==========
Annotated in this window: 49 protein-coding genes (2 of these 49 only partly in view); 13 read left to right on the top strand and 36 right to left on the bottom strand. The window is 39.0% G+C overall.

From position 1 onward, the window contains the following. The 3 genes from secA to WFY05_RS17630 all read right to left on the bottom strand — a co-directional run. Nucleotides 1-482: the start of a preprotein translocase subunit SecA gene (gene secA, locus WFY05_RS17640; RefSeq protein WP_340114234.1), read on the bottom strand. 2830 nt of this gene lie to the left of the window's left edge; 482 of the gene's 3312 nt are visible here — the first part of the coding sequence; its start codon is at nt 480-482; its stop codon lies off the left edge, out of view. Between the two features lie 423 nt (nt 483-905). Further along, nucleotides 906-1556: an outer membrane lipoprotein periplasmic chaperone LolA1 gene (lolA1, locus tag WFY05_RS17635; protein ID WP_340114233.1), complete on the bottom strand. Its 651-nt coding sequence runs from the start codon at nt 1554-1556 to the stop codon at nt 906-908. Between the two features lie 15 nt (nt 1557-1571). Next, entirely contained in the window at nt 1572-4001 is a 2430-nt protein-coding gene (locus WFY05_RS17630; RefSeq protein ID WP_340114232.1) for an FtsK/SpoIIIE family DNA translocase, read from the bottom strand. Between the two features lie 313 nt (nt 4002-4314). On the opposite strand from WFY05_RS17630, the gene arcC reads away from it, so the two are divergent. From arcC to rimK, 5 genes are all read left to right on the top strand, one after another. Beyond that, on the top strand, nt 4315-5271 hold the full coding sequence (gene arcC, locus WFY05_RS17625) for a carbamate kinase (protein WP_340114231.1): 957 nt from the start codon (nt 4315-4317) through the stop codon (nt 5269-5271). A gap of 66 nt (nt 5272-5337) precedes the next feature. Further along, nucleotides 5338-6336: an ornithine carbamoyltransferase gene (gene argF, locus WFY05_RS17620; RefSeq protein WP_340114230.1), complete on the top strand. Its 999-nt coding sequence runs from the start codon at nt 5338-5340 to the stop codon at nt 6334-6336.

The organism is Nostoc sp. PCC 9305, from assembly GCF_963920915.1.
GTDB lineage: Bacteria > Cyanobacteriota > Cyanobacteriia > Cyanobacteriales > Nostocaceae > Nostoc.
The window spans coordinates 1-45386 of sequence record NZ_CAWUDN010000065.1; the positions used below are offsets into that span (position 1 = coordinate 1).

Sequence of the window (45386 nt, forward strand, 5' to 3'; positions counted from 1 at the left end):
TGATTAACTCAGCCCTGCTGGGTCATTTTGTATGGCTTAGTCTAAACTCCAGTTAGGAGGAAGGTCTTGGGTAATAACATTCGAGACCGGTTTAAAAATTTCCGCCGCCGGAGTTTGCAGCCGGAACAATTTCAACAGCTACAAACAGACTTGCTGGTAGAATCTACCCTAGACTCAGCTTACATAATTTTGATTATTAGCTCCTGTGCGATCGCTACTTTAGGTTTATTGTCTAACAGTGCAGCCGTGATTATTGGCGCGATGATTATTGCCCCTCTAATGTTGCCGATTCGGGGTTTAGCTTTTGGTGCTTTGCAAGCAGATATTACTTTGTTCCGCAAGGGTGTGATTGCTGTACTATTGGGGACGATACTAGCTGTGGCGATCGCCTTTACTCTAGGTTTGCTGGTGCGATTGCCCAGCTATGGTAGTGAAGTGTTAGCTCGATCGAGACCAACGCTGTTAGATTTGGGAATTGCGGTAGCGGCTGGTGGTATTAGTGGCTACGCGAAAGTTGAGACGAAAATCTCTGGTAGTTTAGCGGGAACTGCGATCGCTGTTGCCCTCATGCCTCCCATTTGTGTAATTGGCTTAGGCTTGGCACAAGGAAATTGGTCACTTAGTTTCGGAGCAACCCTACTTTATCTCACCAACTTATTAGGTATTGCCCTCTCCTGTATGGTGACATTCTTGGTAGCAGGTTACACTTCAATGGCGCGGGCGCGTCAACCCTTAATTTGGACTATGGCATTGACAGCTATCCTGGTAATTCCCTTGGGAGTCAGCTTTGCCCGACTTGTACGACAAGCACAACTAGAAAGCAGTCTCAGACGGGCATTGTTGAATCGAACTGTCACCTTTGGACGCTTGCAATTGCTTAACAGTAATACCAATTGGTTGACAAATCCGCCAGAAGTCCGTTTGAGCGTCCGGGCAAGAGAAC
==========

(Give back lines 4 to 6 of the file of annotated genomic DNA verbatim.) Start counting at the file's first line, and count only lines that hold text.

GTDB lineage: Bacteria > Cyanobacteriota > Cyanobacteriia > Cyanobacteriales > Nostocaceae > Nostoc.
The window spans coordinates 1-45386 of sequence record NZ_CAWUDN010000065.1; the positions used below are offsets into that span (position 1 = coordinate 1).

Sequence of the window (45386 nt, forward strand, 5' to 3'; positions counted from 1 at the left end):